I only have 6-8 flies that I have tied for my tarpon season. Sure, I mess around on the vise and tie up all sorts of creations that I hope will unlock some aggression in the fish, but the truth is that I use light and dark Keys style flies, light and dark Steve huff Ballyhoo flies, Worm flies and light and dark Toad style flies regularly. With those flies, you can probably get a fish to bite.
To catch the most tarpon it is important to pay attention to the details. Having a knot that makes the fly swim unnaturally can result in less bites and getting fewer tarpon to the boat. Let's take a look at three of the most commonly used loop knots for tarpon.
Too much handling is too much handling. Even if it is with the best intentions, too much is too much. Too much time out of the water is not good for a fish. After a long fight, a tarpon needs oxygen and rest to be able to recover and swim away without predation. If we fight the fish quickly and release it quickly, the fish will swim away with 100% chance of survival. Fight it for an hour then pick it up out of the water, drop it in the boat 4 times and then try to release it...not so much.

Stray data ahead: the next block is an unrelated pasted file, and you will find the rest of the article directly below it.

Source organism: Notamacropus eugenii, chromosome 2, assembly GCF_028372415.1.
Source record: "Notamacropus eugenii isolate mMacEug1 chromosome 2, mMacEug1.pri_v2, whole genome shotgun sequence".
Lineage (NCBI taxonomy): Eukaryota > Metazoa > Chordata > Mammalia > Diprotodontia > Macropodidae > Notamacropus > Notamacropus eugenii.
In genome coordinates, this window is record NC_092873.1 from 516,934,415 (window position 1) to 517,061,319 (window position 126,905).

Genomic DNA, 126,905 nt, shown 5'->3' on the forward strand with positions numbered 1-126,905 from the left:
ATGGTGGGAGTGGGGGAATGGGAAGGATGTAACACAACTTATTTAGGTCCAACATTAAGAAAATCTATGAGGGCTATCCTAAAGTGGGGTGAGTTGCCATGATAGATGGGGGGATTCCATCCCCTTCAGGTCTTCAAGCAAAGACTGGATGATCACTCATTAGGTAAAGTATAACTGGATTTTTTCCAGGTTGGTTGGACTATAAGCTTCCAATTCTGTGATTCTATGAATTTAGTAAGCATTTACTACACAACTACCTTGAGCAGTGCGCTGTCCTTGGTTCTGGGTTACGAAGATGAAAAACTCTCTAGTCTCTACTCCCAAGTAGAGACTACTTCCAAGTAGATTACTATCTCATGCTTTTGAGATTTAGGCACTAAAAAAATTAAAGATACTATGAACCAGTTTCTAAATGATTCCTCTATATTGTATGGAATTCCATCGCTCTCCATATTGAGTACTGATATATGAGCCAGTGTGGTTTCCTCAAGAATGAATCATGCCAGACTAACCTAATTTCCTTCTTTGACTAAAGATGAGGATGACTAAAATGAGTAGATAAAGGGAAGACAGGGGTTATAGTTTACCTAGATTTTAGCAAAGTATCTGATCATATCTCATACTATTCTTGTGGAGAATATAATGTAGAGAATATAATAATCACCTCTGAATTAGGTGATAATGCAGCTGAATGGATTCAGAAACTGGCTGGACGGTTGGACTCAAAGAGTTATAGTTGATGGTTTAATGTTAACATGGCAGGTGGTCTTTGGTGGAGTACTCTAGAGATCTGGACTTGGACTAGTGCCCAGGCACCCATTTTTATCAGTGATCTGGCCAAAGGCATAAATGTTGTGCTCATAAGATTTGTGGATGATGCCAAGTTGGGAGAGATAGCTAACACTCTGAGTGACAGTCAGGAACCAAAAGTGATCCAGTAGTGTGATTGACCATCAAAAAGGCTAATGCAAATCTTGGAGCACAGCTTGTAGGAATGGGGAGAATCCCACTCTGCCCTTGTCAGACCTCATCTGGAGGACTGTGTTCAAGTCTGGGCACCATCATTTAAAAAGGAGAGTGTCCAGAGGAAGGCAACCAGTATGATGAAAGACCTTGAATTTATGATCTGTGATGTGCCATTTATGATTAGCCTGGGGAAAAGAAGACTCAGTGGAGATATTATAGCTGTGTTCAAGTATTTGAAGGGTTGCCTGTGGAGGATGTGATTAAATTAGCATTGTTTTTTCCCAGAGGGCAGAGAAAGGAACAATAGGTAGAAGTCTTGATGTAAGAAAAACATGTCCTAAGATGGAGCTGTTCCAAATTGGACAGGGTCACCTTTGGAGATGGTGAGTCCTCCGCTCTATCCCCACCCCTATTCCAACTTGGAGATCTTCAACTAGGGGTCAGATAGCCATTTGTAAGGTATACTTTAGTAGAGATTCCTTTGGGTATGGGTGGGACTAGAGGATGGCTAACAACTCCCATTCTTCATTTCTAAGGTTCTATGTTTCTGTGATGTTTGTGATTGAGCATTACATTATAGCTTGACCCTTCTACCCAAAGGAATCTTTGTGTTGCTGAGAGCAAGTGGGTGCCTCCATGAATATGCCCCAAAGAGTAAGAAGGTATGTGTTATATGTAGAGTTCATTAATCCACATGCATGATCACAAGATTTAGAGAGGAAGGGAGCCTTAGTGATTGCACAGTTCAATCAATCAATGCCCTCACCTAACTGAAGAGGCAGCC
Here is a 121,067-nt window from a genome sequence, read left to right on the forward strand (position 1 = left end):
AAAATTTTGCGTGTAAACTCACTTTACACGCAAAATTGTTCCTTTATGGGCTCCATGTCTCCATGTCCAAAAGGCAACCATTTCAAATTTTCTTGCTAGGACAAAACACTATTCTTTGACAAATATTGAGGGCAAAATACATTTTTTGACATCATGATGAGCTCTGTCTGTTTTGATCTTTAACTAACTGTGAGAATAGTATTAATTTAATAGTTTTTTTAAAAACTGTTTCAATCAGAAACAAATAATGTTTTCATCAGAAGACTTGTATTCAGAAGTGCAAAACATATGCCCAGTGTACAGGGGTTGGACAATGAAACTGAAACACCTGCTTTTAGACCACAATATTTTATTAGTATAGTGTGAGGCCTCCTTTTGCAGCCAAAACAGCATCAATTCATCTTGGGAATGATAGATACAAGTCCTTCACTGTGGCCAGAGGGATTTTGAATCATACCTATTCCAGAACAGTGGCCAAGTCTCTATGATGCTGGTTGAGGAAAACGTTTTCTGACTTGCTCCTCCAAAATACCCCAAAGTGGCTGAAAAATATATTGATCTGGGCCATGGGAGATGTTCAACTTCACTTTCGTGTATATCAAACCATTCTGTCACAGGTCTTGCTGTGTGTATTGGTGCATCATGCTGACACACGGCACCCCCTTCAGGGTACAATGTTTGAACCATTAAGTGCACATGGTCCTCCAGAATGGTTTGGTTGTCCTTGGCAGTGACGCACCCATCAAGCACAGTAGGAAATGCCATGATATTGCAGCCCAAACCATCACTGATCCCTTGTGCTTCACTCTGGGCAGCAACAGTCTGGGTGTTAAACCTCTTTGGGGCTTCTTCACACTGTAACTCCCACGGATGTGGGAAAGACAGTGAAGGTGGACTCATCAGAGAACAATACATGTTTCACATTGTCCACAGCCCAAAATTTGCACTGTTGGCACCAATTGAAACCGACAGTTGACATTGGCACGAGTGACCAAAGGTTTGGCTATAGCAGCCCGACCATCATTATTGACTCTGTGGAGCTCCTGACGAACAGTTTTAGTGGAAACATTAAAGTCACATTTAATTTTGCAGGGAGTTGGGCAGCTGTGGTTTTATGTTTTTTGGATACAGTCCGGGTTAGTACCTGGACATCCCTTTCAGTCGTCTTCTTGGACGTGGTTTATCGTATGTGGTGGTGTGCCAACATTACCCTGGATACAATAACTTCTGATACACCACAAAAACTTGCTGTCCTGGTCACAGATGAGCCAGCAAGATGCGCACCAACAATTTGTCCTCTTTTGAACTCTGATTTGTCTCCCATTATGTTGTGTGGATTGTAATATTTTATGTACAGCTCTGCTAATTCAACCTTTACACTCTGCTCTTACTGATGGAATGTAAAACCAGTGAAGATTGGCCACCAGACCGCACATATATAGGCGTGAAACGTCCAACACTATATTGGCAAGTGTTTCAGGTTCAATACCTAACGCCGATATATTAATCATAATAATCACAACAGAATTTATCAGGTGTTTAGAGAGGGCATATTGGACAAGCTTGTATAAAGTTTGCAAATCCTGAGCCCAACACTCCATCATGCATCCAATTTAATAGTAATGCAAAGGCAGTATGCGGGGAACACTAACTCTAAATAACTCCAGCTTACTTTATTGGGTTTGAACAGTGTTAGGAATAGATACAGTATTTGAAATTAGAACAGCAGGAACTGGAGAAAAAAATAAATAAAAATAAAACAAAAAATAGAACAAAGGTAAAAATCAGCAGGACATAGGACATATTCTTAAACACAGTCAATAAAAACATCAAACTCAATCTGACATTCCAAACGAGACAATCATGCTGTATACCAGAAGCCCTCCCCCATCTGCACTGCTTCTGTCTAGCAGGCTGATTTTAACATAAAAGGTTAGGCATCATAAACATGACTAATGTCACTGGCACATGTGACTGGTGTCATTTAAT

The idea behind the bow is that the fish will accelerate as it leaves the dense water and hits the less dense air. Combined with the drag of the line in the water, especially fly lines, the hook can pull out easily. Anglers learned long ago that a bow at the right time would throw enough slack in the line to keep the hook set in the tarpon through the jumps.
If you are going to be in the Florida Keys in May for Tarpon, you are going to need a BUNCH of crabs (which they will have at Hawks Cay) and a few of these rigs ready to go. Here is the exact rig we were using.